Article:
Glossary

attribute

Attributes augment the element on which they appear; they also provide additional information about the element.

Attributes appear as name-value pairs in the element’s start tag. For example, to assign the value hostname to the role attribute of systemitem, you would use the markup: systemitem role="hostname".

block

Block elements are ones that generally get rendered as discrete units running vertically down the page (orthogonal to the writing direction). The div element in HTML, for example.

See Also inline.

callout

A pointer, verbal or graphical or both, to a component of an illustration or a text object.

CDATA section

A CDATA section is a region of text in an XML document delimited by <![[ at the beginning and ]]> at the end. All of the characters in a CDATA section are taken literally as part of the document. In other words, literal “<” characters, “&” characters, and other markup characters are not interpreted as markup. The delimiters are not rendered.

CDATA sections are a convenience for authoring, they are not part of the XML data model. After the document has been parsed, it is not possible to determine where CDATA sections where used (as opposed to other forms of escaping, such as character entities).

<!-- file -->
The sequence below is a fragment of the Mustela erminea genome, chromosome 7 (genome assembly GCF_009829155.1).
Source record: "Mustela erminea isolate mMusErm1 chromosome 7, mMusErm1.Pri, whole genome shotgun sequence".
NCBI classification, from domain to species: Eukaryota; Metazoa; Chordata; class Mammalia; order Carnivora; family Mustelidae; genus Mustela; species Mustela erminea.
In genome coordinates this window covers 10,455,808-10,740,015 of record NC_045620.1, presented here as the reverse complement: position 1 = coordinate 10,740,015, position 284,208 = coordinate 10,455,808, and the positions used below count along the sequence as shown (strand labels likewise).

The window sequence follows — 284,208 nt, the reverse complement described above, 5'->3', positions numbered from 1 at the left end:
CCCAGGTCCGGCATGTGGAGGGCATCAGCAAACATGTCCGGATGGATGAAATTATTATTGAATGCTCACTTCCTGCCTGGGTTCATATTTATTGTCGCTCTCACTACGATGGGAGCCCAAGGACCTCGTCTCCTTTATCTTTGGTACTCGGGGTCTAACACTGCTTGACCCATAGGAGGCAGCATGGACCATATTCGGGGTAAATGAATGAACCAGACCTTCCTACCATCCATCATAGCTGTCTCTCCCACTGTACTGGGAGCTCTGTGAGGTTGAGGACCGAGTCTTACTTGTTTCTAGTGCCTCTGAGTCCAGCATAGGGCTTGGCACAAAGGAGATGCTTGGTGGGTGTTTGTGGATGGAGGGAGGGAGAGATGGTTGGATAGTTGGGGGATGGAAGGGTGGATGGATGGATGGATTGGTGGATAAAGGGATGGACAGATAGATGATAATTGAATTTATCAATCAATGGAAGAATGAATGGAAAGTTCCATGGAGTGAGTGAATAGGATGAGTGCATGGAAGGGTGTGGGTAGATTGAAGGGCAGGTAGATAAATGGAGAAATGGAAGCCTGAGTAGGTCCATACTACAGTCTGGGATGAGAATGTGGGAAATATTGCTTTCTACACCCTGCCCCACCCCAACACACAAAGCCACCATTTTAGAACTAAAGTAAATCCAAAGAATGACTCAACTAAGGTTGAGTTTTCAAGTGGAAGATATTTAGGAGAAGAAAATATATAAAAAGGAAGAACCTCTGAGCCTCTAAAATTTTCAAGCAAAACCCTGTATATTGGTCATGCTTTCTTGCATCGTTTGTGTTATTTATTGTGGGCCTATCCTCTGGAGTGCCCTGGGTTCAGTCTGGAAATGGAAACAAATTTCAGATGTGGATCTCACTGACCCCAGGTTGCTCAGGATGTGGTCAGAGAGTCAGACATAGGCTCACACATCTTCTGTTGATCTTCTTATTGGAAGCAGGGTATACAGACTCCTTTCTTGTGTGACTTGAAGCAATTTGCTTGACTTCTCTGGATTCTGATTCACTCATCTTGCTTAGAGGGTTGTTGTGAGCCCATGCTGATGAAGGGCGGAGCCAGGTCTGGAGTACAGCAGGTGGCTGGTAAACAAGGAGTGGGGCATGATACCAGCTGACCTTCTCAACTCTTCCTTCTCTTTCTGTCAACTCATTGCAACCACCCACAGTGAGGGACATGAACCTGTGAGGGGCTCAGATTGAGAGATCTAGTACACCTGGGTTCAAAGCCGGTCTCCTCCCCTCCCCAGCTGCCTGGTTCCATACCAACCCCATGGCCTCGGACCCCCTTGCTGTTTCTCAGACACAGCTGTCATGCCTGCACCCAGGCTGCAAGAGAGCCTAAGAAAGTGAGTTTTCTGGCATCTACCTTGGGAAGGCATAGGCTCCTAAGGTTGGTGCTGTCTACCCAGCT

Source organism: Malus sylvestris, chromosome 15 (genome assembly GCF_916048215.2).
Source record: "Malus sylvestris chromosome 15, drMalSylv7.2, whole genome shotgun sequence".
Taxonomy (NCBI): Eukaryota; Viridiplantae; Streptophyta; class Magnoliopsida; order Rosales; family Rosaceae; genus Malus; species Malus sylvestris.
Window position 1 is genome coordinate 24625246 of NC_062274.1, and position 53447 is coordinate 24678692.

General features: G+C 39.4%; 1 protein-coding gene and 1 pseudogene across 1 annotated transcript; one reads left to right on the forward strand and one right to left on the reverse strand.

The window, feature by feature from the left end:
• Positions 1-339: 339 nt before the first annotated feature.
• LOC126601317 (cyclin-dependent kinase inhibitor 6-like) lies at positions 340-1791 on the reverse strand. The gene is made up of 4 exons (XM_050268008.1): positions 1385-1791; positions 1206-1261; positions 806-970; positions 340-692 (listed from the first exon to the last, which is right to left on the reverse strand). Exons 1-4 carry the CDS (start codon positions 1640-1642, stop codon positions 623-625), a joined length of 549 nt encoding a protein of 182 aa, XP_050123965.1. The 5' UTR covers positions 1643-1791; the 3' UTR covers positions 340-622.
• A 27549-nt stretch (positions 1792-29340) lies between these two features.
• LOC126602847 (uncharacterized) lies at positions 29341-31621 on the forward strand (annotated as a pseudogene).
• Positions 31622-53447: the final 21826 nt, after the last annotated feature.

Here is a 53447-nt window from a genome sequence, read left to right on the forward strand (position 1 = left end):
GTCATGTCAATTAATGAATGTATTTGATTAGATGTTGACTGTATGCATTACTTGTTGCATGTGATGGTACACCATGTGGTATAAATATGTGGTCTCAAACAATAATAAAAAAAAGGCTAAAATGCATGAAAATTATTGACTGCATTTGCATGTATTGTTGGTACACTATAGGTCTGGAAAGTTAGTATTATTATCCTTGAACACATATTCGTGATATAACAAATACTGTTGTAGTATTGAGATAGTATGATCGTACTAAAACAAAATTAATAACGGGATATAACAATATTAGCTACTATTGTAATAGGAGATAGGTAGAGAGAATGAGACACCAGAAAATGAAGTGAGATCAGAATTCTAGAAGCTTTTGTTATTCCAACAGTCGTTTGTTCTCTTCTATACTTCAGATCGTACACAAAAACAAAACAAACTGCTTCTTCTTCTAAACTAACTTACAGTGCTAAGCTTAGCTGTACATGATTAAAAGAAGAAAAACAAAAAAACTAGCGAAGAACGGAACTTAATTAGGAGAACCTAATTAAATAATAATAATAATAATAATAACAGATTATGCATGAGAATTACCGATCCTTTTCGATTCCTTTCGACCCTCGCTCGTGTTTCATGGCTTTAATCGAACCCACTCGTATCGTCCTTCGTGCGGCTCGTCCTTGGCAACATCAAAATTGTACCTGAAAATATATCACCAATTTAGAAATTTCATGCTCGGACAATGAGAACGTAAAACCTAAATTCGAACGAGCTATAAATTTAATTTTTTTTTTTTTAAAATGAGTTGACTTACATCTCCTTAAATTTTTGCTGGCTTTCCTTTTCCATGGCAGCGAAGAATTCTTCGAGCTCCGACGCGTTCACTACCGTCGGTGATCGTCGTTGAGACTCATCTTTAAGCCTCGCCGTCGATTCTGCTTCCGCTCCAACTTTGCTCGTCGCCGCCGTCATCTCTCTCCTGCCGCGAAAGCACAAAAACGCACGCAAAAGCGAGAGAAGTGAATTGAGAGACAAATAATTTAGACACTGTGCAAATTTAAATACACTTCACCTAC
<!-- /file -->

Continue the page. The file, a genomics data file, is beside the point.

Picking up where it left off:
character reference

A character reference is a mechanism for inserting an arbitrary Unicode character into a document. They’re most often used for characters that aren’t available on the author’s keyboard or font. Syntactically, they have the form &#number; where “number” is the Unicode codepoint of the character expressed as a decimal number. Hexadecimal numbers can also be used with character references of the form &#xnumber;.

For example, you can type &#169; (or &#xa9;) to insert a © symbol.

content area

See viewport area.

cooked

Cooked data, as distinct from raw, is a collection of elements and character data that’s ready for presentation. The processor is not expected to rearrange, select, or suppress any of the elements, but simply present them as specified.

See Also raw.

customization layer

Many XML techologies (RELAX NG grammars and XSLT Stylesheets, for example) are designed to be extended. Such an extension is often referred to as a customization layer.

Document Type Declaration

A set of declarations that defines the names of the elements and their attributes, and that specifies rules for their combination or sequence.

DTD

See Document Type Declaration.

effectivity